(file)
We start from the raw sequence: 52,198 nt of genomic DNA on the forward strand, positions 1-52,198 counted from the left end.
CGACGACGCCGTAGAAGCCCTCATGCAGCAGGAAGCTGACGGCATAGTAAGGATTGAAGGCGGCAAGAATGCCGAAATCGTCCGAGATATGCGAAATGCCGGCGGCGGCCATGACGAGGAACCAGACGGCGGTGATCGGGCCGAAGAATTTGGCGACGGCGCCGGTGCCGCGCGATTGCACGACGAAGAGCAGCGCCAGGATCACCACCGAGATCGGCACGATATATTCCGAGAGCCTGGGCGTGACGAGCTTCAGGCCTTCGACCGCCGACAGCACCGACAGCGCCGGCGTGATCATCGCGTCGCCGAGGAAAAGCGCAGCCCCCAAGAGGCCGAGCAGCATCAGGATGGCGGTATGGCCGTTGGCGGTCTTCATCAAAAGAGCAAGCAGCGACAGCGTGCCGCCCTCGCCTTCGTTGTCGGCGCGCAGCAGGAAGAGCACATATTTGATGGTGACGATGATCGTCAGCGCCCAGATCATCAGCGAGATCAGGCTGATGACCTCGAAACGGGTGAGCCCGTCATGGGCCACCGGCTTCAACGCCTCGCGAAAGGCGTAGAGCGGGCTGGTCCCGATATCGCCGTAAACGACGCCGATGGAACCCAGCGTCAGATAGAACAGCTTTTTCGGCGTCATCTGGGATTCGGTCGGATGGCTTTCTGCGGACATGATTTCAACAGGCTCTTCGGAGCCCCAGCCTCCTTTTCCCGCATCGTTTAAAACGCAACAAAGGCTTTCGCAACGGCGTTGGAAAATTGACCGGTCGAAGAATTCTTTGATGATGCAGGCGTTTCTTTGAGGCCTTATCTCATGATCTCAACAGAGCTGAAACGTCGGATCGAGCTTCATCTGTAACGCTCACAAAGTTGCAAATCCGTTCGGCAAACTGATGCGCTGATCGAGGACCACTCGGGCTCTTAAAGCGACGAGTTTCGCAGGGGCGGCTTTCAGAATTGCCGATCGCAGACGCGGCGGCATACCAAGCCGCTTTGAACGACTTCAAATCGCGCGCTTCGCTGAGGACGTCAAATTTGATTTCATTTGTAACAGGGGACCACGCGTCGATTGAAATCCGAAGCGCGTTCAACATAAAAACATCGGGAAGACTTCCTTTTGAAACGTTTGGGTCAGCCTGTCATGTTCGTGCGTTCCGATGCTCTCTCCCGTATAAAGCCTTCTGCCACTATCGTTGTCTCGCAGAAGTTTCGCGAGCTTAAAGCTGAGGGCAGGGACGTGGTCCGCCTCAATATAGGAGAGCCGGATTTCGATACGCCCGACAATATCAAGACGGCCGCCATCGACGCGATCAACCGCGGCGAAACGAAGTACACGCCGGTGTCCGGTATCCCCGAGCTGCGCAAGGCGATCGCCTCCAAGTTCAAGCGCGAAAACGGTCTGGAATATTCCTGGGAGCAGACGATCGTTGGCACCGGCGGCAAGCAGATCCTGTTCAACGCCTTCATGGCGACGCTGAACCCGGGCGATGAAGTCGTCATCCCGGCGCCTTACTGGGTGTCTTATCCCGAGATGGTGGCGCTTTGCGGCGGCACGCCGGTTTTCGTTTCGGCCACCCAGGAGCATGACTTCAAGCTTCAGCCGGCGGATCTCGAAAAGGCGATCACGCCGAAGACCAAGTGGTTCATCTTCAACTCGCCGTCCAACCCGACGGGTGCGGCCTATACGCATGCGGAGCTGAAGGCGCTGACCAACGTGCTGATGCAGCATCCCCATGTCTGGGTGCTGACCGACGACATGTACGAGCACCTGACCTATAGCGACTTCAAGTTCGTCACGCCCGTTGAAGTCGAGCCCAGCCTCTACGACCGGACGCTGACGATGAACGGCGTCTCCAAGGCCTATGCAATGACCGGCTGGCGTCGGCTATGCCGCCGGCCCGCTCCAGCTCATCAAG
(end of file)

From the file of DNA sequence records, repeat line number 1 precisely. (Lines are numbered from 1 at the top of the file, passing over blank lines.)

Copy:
We start from the raw sequence: 52,198 nt of genomic DNA on the forward strand, positions 1-52,198 counted from the left end.